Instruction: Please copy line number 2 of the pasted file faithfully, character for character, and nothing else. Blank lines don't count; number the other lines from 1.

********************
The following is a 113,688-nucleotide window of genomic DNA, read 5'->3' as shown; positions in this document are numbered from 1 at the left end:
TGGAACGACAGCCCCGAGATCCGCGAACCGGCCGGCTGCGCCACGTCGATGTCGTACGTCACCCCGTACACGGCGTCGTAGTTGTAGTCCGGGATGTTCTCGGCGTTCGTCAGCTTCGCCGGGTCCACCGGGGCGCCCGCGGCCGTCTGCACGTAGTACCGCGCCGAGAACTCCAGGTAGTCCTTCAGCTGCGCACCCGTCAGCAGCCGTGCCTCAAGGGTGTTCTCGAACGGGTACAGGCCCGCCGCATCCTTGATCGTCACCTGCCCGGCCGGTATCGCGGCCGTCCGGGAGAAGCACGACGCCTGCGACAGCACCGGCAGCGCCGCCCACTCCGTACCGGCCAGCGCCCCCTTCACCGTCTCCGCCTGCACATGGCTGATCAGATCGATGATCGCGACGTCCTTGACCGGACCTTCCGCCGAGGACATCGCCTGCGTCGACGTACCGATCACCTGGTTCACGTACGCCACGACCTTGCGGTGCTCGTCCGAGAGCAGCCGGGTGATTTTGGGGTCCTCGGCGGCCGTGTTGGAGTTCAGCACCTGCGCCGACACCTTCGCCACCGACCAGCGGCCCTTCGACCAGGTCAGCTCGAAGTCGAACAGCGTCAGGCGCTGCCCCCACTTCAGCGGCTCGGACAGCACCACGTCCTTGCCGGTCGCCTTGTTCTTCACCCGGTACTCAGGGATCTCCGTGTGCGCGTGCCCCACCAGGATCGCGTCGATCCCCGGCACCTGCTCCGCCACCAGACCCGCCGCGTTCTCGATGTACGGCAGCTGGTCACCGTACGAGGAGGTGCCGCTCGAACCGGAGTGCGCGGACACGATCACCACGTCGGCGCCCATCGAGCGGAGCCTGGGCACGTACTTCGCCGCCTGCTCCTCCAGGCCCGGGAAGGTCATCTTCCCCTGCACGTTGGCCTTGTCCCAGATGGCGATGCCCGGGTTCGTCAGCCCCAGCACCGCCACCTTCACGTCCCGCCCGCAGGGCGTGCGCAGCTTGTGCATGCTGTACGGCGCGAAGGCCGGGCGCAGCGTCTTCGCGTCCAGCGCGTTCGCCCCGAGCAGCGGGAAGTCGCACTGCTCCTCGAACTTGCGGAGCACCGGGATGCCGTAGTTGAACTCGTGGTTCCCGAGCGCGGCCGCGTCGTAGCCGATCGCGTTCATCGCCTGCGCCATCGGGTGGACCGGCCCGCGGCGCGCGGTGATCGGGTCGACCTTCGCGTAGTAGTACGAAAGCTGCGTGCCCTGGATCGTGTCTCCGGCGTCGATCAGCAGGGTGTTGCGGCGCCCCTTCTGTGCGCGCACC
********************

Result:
TGGAACGACAGCCCCGAGATCCGCGAACCGGCCGGCTGCGCCACGTCGATGTCGTACGTCACCCCGTACACGGCGTCGTAGTTGTAGTCCGGGATGTTCTCGGCGTTCGTCAGCTTCGCCGGGTCCACCGGGGCGCCCGCGGCCGTCTGCACGTAGTACCGCGCCGAGAACTCCAGGTAGTCCTTCAGCTGCGCACCCGTCAGCAGCCGTGCCTCAAGGGTGTTCTCGAACGGGTACAGGCCCGCCGCATCCTTGATCGTCACCTGCCCGGCCGGTATCGCGGCCGTCCGGGAGAAGCACGACGCCTGCGACAGCACCGGCAGCGCCGCCCACTCCGTACCGGCCAGCGCCCCCTTCACCGTCTCCGCCTGCACATGGCTGATCAGATCGATGATCGCGACGTCCTTGACCGGACCTTCCGCCGAGGACATCGCCTGCGTCGACGTACCGATCACCTGGTTCACGTACGCCACGACCTTGCGGTGCTCGTCCGAGAGCAGCCGGGTGATTTTGGGGTCCTCGGCGGCCGTGTTGGAGTTCAGCACCTGCGCCGACACCTTCGCCACCGACCAGCGGCCCTTCGACCAGGTCAGCTCGAAGTCGAACAGCGTCAGGCGCTGCCCCCACTTCAGCGGCTCGGACAGCACCACGTCCTTGCCGGTCGCCTTGTTCTTCACCCGGTACTCAGGGATCTCCGTGTGCGCGTGCCCCACCAGGATCGCGTCGATCCCCGGCACCTGCTCCGCCACCAGACCCGCCGCGTTCTCGATGTACGGCAGCTGGTCACCGTACGAGGAGGTGCCGCTCGAACCGGAGTGCGCGGACACGATCACCACGTCGGCGCCCATCGAGCGGAGCCTGGGCACGTACTTCGCCGCCTGCTCCTCCAGGCCCGGGAAGGTCATCTTCCCCTGCACGTTGGCCTTGTCCCAGATGGCGATGCCCGGGTTCGTCAGCCCCAGCACCGCCACCTTCACGTCCCGCCCGCAGGGCGTGCGCAGCTTGTGCATGCTGTACGGCGCGAAGGCCGGGCGCAGCGTCTTCGCGTCCAGCGCGTTCGCCCCGAGCAGCGGGAAGTCGCACTGCTCCTCGAACTTGCGGAGCACCGGGATGCCGTAGTTGAACTCGTGGTTCCCGAGCGCGGCCGCGTCGTAGCCGATCGCGTTCATCGCCTGCGCCATCGGGTGGACCGGCCCGCGGCGCGCGGTGATCGGGTCGACCTTCGCGTAGTAGTACGAAAGCTGCGTGCCCTGGATCGTGTCTCCGGCGTCGATCAGCAGGGTGTTGCGGCGCCCCTTCTGTGCGCGCACC